A while ago I blogged through the first book of Alister McGrath’s A Scientific Theology trilogy. I started reading this series looking for some longer thoughts (ahem) on the relationship between science and theology. I decided to pick that up again, trying to do at least one post a week on the second volume of the trilogy, Reality. (You should not understand my decision to blog through the book as an endorsement of it though because, hey, I haven’t read it yet!)
The preface of Reality gives us some idea of why the author thought this book was necessary. The Enlightenment project, he says, has failed. That is to say, it is difficult for us to continue believing that we can come to a study of nature purely objectively. Rather, the traditions we come from as people, our place within history, etc., actually are important in our “process of knowing”.
The Enlightenment proposed an ‘objectivity’ of both judgement and knowledge which overlooked the role of both history and culture in their shaping and transmission.
However, he also rejects the sort of opposite, post-modern idea that our understanding of the world is nothing but a series of social constructs, social constructs which we may create without limit or restriction. No no, there is still most certainly a real objective world out there. In fact, a quick look at science tells us that there is no contradiction between the concepts of objectivity and social construction. He says,
Far from legitimating the Englightenment’s emphasis on pure ‘objectivity’, the natural sciences propose a spectrum of modes of interplay between ‘objectivity’ and ‘social construction’.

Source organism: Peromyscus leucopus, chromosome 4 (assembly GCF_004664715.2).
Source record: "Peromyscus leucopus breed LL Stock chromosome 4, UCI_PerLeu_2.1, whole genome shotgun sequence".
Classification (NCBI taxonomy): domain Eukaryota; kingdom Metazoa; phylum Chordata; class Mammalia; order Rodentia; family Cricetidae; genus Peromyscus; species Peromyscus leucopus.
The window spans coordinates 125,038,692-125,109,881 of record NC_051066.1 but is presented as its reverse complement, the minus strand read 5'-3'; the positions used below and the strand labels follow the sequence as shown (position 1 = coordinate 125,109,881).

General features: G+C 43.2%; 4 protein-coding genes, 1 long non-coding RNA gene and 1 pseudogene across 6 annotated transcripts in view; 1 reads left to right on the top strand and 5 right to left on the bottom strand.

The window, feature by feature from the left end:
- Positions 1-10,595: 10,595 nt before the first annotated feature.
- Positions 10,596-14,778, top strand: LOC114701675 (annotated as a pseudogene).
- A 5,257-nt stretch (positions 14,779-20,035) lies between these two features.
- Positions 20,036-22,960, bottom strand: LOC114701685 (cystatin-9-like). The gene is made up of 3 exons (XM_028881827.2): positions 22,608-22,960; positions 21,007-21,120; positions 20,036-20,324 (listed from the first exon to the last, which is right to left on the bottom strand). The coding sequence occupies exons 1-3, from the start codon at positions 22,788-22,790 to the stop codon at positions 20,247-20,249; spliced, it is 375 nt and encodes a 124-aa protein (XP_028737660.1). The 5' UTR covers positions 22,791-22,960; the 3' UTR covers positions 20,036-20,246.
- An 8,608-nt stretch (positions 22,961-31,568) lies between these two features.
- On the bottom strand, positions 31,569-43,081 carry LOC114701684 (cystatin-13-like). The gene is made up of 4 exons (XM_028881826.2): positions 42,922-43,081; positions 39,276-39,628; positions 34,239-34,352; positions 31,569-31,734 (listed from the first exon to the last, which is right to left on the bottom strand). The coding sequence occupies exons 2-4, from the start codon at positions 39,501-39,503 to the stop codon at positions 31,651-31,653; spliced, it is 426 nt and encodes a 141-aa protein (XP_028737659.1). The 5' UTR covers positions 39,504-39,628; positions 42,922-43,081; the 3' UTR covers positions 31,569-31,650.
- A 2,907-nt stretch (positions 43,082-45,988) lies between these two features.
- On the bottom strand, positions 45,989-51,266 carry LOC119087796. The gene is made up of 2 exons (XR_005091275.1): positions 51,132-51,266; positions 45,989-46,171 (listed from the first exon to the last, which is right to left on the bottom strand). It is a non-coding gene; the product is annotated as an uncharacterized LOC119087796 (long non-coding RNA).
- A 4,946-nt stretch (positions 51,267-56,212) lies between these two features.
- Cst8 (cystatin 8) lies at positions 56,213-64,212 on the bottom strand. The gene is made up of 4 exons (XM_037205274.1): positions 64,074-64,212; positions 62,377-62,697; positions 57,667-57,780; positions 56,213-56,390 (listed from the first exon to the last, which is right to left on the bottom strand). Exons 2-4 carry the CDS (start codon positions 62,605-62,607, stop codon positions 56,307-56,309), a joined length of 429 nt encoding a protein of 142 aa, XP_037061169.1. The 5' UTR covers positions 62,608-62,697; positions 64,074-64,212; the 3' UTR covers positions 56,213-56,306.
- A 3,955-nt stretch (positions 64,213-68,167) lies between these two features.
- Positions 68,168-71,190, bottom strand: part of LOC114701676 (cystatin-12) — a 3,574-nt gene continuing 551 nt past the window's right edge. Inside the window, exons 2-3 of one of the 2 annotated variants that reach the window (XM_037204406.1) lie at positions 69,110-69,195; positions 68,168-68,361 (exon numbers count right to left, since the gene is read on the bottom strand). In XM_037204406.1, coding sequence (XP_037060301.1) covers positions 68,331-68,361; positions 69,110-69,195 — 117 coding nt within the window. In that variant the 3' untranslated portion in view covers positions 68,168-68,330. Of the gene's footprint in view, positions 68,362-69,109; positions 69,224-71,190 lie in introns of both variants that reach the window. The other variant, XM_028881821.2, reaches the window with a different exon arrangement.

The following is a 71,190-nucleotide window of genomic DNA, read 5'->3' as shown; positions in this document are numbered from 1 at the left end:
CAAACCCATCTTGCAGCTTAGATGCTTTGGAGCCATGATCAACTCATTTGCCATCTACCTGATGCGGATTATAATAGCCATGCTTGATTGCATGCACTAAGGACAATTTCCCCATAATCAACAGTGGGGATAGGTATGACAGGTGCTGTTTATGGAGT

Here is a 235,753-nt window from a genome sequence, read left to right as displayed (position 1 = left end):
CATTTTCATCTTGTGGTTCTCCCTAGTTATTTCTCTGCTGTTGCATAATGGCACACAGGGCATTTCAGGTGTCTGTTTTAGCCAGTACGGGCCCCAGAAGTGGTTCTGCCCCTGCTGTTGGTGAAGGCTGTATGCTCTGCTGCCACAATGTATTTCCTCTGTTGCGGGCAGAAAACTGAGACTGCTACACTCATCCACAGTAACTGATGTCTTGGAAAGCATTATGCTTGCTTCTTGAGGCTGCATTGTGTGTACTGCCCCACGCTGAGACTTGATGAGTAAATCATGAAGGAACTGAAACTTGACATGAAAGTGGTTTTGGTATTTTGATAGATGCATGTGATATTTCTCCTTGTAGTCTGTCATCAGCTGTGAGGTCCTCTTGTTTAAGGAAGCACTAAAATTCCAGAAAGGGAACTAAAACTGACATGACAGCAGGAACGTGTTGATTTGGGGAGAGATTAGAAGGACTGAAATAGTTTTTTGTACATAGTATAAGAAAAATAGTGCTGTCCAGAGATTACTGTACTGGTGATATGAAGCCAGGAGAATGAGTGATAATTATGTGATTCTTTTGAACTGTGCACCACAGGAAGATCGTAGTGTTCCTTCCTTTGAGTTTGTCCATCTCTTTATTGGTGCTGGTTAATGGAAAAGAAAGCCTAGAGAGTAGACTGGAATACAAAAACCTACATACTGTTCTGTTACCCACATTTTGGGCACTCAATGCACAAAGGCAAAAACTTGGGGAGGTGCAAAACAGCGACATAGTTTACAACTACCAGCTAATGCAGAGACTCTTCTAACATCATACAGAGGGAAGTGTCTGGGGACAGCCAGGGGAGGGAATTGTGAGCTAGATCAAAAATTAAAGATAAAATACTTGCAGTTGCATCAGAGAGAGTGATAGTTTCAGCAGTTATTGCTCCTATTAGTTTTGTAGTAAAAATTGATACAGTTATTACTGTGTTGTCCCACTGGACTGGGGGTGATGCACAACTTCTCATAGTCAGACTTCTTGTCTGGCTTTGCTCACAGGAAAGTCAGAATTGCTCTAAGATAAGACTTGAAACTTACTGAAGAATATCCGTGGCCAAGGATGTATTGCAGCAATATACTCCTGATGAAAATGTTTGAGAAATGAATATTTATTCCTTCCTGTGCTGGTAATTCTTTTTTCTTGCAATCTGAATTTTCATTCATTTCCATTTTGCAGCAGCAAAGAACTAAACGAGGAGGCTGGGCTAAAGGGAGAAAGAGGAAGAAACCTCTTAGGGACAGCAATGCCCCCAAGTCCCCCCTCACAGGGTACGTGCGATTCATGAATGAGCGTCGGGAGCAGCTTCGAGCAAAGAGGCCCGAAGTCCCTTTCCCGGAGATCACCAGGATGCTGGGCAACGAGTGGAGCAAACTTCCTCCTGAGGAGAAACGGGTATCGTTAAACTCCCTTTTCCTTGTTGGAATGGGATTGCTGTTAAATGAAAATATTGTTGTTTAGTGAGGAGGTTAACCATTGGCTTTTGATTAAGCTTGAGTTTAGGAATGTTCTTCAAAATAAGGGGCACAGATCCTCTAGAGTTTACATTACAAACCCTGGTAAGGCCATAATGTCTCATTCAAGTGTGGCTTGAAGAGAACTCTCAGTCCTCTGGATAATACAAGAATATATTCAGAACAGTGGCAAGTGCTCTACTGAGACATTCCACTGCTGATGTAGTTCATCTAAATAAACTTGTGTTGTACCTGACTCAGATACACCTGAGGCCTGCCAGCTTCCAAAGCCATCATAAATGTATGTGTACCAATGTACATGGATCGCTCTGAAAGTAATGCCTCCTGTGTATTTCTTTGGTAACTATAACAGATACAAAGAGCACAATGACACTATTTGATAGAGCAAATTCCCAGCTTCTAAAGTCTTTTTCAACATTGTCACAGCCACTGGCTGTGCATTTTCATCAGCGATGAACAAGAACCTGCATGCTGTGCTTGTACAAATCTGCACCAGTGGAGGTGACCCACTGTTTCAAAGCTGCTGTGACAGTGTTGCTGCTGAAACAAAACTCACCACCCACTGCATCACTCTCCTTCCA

Physics, he says, is an example of a natural science with a “low coefficient of social construction”, whereas psychology uses this “heuristic device” regularly. Maybe most importantly, he says that social constructs are not arbitrary but do come from (and are limited by) observations.
The legitimate use of social constructions does not entail anti-realism, even in its weak instrumentalist version. Thus to recognize that “intelligence” is a social construct does not mean that there is no such thing as “intelligence”; it means that it is to be understood as a specific means of understanding a body of observational data which has a claim to reality by virtue of its explanatory and predictive fecundity, whose status is anticipated as being finally confirmed through the accumulation of additional data and interpretive devices.
His preferred solution, something that takes into account both the objectivity of reality and the social location of the observer, is known as “critical realism”. I don’t have much more to say about that right now, but I gather that it will be one of the major themes of the book.